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Poor White

CHAPTER XXI
It was a summer night in Ohio and the wheat in the long, flat fields that stretched
away to the north from the town of Bidwell was ripe for the cutting. Between the
wheat fields lay corn and cabbage fields. In the corn fields the green stalks stood
up like young trees. Facing the fields lay the white roads, once the silent roads,
hushed and empty through the nights and often during many hours of the day,
the night silence broken only at long intervals by the clattering hoofs of
homeward bound horses and the silence of days by creaking wagons. Along the
roads on a summer evening went the young farm hand in his buggy for which he
had spent a summer's wage, a long summer of sweaty toil in hot fields. The
hoofs of his horse beat a soft tattoo on the roads. His sweetheart sat beside him
and he was in no hurry. All day he had been at work in the harvest and on the
morrow he would work again. It did not matter. For him the night would last until
the cocks in isolated farmyards began to hail the dawn. He forgot the horse and
did not care what turning he took. All roads led to happiness for him.
Beside the long roads was an endless procession of fields broken now and then
by a strip of woodland, where the shadows of trees fell upon the roads and made
pools of an inky blackness. In the long, dry grass in fence corners insects sang;
in the young cabbage fields rabbits ran, flitting away like shadows in the
moonlight. The cabbage fields were beautiful too.
Who has written or sung of the beauties of corn fields in Illinois, Indiana, Iowa, or
of the vast Ohio cabbage fields? In the cabbage fields the broad outer leaves fall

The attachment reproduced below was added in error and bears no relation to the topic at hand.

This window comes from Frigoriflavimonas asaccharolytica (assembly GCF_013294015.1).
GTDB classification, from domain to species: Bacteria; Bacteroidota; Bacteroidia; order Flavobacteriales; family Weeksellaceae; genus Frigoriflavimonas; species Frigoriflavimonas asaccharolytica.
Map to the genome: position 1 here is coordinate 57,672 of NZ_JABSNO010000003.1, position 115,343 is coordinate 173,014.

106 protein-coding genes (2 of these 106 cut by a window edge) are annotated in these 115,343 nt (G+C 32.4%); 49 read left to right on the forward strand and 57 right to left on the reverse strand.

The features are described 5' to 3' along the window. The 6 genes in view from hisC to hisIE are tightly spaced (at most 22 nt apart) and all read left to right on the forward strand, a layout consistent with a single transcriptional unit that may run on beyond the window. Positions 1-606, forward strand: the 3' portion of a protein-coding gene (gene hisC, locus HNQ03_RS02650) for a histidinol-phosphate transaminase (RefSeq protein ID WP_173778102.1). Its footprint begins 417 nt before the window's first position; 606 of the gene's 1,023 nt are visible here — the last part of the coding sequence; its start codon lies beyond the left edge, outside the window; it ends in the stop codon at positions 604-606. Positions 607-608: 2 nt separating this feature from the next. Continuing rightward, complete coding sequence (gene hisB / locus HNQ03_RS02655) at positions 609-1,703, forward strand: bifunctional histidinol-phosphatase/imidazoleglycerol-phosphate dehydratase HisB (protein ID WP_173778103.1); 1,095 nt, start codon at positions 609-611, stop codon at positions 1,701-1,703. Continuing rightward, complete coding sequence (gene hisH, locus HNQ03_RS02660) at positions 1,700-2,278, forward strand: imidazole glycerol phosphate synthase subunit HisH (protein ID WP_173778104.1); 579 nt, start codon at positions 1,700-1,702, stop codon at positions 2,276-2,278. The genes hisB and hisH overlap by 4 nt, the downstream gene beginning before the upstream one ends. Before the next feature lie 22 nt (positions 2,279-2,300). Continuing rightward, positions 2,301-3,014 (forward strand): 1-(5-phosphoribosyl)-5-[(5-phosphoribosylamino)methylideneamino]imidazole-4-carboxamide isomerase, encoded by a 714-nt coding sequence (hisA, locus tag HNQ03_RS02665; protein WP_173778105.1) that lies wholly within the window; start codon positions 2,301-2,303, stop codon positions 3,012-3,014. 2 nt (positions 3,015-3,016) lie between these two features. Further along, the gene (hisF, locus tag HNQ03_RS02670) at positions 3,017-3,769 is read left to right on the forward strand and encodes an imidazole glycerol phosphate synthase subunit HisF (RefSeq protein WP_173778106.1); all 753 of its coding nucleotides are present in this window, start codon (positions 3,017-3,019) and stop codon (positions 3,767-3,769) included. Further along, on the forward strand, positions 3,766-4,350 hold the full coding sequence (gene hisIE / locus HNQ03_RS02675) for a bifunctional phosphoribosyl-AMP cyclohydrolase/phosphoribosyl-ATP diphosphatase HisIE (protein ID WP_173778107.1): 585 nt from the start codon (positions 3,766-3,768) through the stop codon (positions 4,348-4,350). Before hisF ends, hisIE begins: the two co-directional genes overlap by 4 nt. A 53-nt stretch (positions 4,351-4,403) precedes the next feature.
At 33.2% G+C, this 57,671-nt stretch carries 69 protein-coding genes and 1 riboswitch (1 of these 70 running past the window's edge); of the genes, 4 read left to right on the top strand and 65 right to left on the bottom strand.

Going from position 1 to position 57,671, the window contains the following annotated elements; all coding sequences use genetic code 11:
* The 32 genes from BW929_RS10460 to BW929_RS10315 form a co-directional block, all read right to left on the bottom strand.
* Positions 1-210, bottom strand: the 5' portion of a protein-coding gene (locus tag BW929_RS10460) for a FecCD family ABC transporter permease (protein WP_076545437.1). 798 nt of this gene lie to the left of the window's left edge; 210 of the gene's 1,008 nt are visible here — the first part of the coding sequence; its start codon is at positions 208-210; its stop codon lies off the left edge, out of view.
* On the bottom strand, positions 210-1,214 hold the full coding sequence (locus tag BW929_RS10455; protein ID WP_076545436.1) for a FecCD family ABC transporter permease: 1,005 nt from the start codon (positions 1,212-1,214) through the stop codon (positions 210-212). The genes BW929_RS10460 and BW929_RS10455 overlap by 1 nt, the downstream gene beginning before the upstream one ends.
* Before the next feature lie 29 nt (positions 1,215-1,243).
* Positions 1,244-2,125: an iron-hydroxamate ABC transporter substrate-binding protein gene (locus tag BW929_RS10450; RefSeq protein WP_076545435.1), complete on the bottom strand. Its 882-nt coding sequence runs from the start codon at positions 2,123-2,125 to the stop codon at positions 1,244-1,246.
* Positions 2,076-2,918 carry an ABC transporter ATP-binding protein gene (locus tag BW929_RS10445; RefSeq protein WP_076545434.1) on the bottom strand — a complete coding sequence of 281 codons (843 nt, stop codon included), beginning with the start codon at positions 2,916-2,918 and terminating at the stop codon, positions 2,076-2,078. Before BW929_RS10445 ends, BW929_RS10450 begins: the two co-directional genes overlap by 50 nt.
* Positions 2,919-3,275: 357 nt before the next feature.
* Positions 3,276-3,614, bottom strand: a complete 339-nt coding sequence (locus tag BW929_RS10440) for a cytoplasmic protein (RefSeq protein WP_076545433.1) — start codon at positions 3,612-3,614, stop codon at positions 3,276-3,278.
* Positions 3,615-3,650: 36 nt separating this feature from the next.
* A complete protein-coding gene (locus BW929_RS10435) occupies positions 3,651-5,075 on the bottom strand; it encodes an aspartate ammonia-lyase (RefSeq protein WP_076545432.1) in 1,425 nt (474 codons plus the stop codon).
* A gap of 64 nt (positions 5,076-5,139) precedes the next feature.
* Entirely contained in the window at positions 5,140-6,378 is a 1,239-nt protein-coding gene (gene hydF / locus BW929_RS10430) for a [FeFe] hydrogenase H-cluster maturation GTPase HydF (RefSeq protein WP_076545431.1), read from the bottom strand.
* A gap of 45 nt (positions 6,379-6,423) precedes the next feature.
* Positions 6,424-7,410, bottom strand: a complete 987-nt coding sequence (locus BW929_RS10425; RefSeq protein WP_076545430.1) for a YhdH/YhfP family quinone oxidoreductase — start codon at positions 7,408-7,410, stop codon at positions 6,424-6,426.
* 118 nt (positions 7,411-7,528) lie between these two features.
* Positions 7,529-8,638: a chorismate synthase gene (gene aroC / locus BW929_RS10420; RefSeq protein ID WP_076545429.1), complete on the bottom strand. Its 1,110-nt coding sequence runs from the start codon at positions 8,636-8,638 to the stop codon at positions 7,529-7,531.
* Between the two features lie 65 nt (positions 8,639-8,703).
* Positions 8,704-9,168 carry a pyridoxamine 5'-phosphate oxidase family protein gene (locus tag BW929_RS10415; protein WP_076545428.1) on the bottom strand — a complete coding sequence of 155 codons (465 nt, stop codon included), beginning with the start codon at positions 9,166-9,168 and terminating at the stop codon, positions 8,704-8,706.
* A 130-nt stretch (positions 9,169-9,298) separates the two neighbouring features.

down to make a background for the shifting, delicate colors of soils. The leaves
are themselves riotous with color. As the season advances they change from
light to dark greens, a thousand shades of purples, blues and reds appear and
disappear.
In silence the cabbage fields slept beside the roads in Ohio. Not yet had the
motor cars come to tear along the roads, their flashing lights--beautiful too, when
seen by one afoot on the roads on a summer night--had not yet made the roads
an extension of the cities. Akron, the terrible town, had not yet begun to roll forth
its countless millions of rubber hoops, filled each with its portion of God's air
compressed and in prison at last like the farm hands who have gone to the cities.
Detroit and Toledo had not begun to send forth their hundreds of thousands of
motor cars to shriek and scream the nights away on country roads. Willis was still
a mechanic in an Indiana town, and Ford still worked in a bicycle repair shop in
Detroit.
It was a summer night in the Ohio country and the moon shone. A country
doctor's horse went at a humdrum pace along the roads. Softly and at long
intervals men afoot stumbled along. A farm hand whose horse was lame walked
toward town. An umbrella mender, benighted on the roads, hurried toward the
lights of the distant town. In Bidwell, the place that had been on other summer
nights a sleepy town filled with gossiping berry pickers, things were astir.
Change, and the thing men call growth, was in the air. Perhaps in its own way
revolution was in the air, the silent, the real revolution that grew with the growth
 
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